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A minor car accident. A little bump. A fender bender. Whatever we tend to call it, it seems that most motorists don’t spend a lot of time thinking about injuries from low-severity accidents.
But it’s important to remember that we only refer to these accidents as small because they appear small. There’s no real, consistent relation between the severity of a car accident and the severity of the resultant injuries. How else would you explain the fact that some people can emerge from total car-flipping wrecks unscathed?
With this in mind, it’s time to look a bit more seriously at the injuries that often occur in minor car accidents.
When you suffer a knock to the head or a major shake, a concussion can occur. Many people think that “concussion” is a fancy word for “dizziness”. But concussions are a sign that your brain has taken quite a blow. Most aren’t serious (in fact, most people have had a concussion at some point), but you shouldn’t take them lightly.
Photo by Wikipedia
One of the biggest dangers relating to concussions is related to old-fashioned medical myths. If I had a penny for every time I heard someone say you shouldn’t sleep when you have a concussion, I’d be rich(ish). The fact is that staying awake is the worst thing you can do; sleeping and getting plenty of rest is exactly what you should do. However, if you sustain a persistent concussion after an accident, you should seek medical attention.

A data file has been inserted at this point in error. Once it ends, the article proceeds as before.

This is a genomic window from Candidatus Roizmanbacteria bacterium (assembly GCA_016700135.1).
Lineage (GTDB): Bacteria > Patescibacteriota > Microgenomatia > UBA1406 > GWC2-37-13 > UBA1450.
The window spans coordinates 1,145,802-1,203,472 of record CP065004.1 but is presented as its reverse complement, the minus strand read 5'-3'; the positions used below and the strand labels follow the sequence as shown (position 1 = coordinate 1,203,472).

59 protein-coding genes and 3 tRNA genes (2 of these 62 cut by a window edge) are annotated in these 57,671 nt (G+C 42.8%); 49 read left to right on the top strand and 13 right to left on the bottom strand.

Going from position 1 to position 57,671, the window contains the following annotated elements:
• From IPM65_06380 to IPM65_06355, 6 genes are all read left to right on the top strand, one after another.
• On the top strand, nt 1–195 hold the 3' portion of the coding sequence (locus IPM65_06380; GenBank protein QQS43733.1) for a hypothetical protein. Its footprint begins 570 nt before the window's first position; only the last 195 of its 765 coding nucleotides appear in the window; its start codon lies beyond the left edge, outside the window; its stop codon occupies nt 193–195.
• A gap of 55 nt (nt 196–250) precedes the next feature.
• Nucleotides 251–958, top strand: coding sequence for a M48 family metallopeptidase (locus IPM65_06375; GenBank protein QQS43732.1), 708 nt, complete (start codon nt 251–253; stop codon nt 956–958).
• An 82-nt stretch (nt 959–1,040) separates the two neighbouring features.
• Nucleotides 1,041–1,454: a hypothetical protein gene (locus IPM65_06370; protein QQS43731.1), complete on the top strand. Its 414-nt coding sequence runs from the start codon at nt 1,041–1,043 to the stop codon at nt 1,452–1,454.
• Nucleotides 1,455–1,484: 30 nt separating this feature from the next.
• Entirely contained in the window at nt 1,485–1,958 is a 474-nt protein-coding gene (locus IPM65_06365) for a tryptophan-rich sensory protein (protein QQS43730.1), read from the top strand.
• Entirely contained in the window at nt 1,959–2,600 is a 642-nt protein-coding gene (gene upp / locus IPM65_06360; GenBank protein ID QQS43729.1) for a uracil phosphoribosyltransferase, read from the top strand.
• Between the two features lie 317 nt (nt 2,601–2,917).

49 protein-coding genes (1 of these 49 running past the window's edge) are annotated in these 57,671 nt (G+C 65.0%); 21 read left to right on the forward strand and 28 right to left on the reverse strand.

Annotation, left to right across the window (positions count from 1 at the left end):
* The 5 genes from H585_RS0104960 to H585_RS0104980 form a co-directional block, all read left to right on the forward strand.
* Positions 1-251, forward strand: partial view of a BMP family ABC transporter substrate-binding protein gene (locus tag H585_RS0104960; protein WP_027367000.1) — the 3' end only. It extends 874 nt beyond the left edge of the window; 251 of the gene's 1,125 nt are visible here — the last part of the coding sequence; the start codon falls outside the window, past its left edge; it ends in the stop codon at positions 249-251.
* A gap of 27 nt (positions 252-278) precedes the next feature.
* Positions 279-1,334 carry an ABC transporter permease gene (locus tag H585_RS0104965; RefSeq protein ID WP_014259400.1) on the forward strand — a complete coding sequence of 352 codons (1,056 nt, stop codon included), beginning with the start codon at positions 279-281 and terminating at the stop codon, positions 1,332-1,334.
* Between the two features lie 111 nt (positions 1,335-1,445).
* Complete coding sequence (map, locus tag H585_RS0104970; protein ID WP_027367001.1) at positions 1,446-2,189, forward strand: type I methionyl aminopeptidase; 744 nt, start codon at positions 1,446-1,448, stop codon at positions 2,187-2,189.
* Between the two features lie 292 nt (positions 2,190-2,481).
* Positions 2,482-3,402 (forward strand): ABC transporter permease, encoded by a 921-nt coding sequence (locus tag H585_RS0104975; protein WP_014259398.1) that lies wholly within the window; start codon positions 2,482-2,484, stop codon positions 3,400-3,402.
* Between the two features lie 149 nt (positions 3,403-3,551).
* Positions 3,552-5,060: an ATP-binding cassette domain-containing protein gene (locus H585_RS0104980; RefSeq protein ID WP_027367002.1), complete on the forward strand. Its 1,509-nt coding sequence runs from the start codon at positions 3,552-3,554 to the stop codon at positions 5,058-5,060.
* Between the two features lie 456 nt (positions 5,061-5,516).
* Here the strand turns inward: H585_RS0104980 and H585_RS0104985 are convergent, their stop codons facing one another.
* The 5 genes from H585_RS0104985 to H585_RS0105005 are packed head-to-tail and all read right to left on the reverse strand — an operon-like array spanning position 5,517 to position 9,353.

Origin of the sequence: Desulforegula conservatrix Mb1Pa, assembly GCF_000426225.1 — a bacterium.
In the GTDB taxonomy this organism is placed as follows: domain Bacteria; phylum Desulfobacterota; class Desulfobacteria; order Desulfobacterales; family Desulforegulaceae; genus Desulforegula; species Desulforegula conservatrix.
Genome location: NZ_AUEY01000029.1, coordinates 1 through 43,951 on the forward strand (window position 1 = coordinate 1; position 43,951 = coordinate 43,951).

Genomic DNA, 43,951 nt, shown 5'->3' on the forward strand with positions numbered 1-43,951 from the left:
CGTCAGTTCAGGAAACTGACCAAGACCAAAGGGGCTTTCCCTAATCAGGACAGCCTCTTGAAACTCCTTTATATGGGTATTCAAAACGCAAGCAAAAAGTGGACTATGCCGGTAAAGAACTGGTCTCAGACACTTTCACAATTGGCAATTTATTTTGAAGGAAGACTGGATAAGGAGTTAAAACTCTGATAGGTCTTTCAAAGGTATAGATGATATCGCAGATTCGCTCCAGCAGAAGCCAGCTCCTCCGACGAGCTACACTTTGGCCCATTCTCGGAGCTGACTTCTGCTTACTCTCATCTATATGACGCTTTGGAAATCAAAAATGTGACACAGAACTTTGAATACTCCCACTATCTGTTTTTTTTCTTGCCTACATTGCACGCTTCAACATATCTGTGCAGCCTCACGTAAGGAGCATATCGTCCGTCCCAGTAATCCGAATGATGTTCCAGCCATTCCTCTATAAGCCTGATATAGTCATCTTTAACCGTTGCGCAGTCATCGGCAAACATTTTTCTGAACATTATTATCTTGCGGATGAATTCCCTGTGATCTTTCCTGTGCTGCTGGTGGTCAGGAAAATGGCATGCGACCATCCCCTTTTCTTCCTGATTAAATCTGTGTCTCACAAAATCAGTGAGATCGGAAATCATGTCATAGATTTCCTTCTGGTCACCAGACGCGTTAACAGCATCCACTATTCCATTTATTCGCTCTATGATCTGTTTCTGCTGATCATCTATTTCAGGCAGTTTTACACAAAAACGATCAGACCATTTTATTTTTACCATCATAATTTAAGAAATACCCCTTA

Just like “concussion”, people often take this word as a fancy term for something minor. In this case, “whiplash” is sometimes taken to mean “a sore neck”. In fact, most people who get into a car accident will often refer to the resultant sore neck as “whiplash”. In reality, whiplash is something distinct and serious.
Photo Credit Wikipedia
Whiplash is an actual sprain of the neck, and you may not even feel it until a day or two following the accident. Such an injury can result in headaches, arm pain or numbness, and dizziness. What makes it all worse is that there’s not a known single treatment for it. It’s why people who suffer them in accidents that weren’t their fault should be looking into whiplash injury claims.
Even a relatively “small” accident can have big repercussions on someone’s mental state. On the more obvious side of the scale is a knock to the person’s confidence. This combines with a growing fear of driving. Yes, the accident was minor, and maybe they even escaped without physical injury. But if it happened once, who’s to say it won’t happen again?
There can also be problems that don’t directly relate to the idea of getting behind the wheel again. Difficulty sleeping has often been recorded among people who suffer a car accident of any severity. A lack of sleep, in itself, can have severe consequences on someone’s mental and physical state. Post-accident depression and increased irritability has also been recorded after minor accidents. This has been found even among children.